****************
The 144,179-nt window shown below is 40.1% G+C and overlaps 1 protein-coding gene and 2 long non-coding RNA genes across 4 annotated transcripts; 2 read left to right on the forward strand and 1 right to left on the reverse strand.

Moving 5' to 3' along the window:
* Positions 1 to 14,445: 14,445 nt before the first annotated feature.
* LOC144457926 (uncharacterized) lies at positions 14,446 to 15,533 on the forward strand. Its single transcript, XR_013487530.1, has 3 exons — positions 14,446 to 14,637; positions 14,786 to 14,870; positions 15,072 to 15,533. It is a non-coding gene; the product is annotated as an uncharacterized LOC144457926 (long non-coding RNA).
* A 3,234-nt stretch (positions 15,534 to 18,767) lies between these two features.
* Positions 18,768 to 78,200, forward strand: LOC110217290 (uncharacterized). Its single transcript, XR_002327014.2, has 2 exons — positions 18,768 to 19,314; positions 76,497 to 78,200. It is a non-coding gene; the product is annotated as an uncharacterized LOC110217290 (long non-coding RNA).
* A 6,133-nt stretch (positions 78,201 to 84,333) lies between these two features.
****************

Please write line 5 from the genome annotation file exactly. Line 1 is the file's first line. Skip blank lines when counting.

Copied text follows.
* A 3,234-nt stretch (positions 15,534 to 18,767) lies between these two features.